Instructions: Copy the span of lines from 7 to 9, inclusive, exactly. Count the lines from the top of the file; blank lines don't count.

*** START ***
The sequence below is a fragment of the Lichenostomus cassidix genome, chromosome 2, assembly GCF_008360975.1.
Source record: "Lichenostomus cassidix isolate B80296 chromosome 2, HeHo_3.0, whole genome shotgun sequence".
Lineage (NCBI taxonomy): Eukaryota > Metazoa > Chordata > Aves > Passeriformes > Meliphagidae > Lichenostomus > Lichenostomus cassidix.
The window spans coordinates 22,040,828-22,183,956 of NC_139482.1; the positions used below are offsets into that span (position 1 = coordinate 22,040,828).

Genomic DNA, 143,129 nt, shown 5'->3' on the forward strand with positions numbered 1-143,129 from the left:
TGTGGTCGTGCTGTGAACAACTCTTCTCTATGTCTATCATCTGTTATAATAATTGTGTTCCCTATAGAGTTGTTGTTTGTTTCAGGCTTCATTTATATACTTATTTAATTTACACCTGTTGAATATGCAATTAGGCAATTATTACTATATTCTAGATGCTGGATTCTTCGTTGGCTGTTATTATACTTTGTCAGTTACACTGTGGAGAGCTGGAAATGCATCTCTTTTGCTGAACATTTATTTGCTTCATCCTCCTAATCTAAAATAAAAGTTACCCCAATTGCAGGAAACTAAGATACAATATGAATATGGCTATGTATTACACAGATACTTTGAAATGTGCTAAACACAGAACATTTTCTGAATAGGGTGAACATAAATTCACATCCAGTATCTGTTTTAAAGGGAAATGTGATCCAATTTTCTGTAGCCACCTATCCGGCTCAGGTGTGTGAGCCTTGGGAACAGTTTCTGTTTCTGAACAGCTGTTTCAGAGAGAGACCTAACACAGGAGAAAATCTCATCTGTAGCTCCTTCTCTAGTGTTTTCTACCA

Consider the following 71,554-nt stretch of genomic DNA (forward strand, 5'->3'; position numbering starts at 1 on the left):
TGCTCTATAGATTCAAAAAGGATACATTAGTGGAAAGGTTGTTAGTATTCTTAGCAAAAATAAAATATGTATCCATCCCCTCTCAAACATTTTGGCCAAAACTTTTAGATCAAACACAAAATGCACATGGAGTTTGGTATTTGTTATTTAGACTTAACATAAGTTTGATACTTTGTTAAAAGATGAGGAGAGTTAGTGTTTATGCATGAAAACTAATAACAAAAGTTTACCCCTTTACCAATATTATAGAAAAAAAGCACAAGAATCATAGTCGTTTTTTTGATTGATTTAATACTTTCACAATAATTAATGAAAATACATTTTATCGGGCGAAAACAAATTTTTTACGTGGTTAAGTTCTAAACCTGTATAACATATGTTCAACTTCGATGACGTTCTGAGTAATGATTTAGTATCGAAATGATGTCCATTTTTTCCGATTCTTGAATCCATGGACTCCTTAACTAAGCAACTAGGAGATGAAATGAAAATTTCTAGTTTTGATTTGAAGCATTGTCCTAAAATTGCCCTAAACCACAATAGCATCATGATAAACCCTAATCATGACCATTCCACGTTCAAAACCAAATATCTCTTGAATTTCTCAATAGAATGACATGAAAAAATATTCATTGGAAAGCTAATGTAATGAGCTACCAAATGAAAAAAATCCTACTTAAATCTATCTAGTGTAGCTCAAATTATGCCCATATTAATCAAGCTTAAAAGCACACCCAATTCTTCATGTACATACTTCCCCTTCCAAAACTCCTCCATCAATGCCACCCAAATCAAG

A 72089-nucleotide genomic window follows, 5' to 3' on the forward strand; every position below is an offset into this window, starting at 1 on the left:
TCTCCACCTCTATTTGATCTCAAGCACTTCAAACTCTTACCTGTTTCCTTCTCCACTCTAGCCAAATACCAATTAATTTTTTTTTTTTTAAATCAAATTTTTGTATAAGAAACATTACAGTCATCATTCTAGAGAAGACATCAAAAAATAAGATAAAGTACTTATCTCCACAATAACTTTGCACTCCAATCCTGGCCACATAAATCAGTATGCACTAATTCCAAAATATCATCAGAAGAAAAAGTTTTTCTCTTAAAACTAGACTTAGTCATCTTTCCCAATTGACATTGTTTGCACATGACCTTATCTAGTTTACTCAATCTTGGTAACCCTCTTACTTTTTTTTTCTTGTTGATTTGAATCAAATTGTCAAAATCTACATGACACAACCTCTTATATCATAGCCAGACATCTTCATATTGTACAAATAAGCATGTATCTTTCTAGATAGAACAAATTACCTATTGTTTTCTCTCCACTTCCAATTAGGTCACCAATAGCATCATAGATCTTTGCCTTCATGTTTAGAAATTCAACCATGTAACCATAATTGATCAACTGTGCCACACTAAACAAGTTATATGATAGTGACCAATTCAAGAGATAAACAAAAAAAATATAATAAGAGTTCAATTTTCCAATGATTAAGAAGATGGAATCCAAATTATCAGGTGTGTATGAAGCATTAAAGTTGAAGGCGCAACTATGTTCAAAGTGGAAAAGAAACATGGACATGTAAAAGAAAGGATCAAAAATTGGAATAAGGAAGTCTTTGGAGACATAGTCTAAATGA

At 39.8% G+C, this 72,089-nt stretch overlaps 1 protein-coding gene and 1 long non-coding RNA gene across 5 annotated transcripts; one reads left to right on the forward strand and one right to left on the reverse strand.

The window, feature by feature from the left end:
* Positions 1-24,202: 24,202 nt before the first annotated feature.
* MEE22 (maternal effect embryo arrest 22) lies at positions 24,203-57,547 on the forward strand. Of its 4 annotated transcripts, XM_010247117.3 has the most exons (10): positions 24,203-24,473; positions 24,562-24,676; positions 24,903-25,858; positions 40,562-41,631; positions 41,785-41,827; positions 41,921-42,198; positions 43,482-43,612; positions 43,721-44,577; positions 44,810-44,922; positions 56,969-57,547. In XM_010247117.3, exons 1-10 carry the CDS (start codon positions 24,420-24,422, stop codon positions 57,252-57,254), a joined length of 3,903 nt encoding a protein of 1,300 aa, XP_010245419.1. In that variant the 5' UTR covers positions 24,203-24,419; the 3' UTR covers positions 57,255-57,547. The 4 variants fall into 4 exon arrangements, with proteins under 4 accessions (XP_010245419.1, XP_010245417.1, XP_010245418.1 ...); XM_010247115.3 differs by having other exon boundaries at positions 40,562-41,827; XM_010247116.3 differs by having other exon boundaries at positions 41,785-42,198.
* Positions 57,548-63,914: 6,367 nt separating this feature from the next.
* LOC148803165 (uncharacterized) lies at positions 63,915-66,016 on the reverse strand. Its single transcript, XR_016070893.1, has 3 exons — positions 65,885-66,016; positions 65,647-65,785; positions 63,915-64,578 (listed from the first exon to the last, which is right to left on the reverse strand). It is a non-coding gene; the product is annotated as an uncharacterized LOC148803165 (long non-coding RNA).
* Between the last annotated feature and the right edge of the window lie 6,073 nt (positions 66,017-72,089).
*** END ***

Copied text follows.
Consider the following 71,554-nt stretch of genomic DNA (forward strand, 5'->3'; position numbering starts at 1 on the left):
TGCTCTATAGATTCAAAAAGGATACATTAGTGGAAAGGTTGTTAGTATTCTTAGCAAAAATAAAATATGTATCCATCCCCTCTCAAACATTTTGGCCAAAACTTTTAGATCAAACACAAAATGCACATGGAGTTTGGTATTTGTTATTTAGACTTAACATAAGTTTGATACTTTGTTAAAAGATGAGGAGAGTTAGTGTTTATGCATGAAAACTAATAACAAAAGTTTACCCCTTTACCAATATTATAGAAAAAAAGCACAAGAATCATAGTCGTTTTTTTGATTGATTTAATACTTTCACAATAATTAATGAAAATACATTTTATCGGGCGAAAACAAATTTTTTACGTGGTTAAGTTCTAAACCTGTATAACATATGTTCAACTTCGATGACGTTCTGAGTAATGATTTAGTATCGAAATGATGTCCATTTTTTCCGATTCTTGAATCCATGGACTCCTTAACTAAGCAACTAGGAGATGAAATGAAAATTTCTAGTTTTGATTTGAAGCATTGTCCTAAAATTGCCCTAAACCACAATAGCATCATGATAAACCCTAATCATGACCATTCCACGTTCAAAACCAAATATCTCTTGAATTTCTCAATAGAATGACATGAAAAAATATTCATTGGAAAGCTAATGTAATGAGCTACCAAATGAAAAAAATCCTACTTAAATCTATCTAGTGTAGCTCAAATTATGCCCATATTAATCAAGCTTAAAAGCACACCCAATTCTTCATGTACATACTTCCCCTTCCAAAACTCCTCCATCAATGCCACCCAAATCAAG

A 72089-nucleotide genomic window follows, 5' to 3' on the forward strand; every position below is an offset into this window, starting at 1 on the left: